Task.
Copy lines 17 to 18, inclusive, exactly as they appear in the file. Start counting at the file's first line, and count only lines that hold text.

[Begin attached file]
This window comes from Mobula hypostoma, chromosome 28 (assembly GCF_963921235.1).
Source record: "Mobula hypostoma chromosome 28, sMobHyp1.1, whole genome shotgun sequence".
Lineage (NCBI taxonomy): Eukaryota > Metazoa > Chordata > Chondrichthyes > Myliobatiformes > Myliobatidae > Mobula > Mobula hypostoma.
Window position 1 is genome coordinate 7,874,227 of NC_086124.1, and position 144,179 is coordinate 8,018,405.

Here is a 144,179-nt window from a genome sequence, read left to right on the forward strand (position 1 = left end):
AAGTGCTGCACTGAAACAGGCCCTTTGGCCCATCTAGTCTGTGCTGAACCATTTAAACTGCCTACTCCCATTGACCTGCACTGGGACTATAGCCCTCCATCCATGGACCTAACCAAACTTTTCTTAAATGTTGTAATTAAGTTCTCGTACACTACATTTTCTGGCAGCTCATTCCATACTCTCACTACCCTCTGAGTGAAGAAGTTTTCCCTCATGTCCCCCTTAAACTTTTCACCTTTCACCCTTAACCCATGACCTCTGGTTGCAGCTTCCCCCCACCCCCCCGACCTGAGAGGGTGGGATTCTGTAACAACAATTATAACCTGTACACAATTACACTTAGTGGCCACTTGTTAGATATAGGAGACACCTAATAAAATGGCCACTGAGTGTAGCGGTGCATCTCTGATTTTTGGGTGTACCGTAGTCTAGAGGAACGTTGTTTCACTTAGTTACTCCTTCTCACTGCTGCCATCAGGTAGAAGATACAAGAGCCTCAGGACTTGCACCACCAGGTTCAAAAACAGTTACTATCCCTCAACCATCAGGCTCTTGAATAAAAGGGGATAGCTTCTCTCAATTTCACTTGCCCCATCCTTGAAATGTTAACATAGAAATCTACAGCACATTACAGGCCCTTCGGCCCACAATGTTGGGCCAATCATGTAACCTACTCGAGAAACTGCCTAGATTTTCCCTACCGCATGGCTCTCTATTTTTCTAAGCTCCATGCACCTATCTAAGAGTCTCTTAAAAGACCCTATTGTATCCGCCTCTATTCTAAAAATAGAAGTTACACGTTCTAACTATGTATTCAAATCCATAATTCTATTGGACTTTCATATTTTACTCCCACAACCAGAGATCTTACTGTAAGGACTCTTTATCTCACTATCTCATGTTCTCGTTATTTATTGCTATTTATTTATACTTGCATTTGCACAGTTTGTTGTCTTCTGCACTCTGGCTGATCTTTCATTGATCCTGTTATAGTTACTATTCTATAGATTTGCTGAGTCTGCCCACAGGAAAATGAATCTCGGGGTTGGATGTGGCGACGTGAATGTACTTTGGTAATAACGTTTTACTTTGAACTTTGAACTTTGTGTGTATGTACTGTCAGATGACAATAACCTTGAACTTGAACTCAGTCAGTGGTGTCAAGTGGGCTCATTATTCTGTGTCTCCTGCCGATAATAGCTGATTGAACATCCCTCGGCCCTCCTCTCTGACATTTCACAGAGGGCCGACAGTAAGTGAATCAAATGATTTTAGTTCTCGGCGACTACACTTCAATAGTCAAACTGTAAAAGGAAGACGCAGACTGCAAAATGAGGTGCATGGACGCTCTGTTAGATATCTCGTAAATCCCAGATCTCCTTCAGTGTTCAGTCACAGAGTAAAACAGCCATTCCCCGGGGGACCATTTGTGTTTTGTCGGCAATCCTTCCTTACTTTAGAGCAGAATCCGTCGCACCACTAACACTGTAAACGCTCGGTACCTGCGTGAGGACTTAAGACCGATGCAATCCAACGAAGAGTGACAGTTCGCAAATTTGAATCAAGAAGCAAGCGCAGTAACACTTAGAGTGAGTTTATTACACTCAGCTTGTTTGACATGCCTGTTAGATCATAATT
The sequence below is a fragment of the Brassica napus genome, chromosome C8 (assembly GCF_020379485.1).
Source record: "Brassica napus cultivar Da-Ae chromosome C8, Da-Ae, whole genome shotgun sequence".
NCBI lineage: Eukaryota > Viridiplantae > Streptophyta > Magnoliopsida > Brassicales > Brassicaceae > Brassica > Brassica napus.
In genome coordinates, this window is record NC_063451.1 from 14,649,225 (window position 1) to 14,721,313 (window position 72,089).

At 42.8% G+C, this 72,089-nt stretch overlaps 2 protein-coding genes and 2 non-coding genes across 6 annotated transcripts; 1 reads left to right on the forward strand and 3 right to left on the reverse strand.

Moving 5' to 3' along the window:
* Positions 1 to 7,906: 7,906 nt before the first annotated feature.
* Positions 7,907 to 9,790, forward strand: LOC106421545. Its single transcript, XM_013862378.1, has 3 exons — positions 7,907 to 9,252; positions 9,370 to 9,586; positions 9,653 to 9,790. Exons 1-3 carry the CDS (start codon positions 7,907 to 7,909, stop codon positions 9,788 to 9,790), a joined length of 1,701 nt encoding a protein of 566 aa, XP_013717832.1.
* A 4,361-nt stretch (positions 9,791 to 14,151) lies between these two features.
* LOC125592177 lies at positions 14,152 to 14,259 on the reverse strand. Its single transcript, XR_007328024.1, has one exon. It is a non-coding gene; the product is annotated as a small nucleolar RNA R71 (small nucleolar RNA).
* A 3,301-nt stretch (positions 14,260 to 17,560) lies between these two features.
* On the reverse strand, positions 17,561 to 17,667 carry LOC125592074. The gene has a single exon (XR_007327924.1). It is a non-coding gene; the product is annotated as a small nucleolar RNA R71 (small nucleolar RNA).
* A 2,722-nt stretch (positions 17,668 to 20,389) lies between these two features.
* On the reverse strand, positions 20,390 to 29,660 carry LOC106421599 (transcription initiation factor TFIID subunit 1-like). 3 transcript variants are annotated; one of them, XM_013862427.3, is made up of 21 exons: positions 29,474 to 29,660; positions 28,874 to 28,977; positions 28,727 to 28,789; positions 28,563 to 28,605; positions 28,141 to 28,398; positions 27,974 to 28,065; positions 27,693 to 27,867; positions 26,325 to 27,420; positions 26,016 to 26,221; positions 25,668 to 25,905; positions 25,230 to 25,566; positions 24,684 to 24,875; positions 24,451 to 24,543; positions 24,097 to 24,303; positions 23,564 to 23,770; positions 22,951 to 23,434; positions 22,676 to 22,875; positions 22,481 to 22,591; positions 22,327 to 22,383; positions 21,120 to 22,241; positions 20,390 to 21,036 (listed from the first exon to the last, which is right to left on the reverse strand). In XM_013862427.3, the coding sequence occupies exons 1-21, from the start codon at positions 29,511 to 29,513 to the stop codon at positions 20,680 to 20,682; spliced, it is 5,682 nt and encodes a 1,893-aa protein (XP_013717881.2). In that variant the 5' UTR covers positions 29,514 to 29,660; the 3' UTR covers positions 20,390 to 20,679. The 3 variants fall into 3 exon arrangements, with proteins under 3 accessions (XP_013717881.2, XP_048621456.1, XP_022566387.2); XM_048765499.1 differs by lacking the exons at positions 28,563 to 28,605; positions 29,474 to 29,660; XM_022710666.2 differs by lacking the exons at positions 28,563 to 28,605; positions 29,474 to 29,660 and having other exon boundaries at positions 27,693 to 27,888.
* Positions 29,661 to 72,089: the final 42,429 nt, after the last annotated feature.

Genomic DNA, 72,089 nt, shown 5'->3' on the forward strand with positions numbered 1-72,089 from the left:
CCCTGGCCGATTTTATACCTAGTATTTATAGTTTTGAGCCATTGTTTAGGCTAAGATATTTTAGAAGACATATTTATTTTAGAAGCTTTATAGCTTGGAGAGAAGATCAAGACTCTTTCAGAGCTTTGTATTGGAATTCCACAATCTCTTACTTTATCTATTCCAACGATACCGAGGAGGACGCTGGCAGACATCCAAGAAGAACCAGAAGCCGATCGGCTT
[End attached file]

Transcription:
* A 3,301-nt stretch (positions 14,260 to 17,560) lies between these two features.
* On the reverse strand, positions 17,561 to 17,667 carry LOC125592074. The gene has a single exon (XR_007327924.1). It is a non-coding gene; the product is annotated as a small nucleolar RNA R71 (small nucleolar RNA).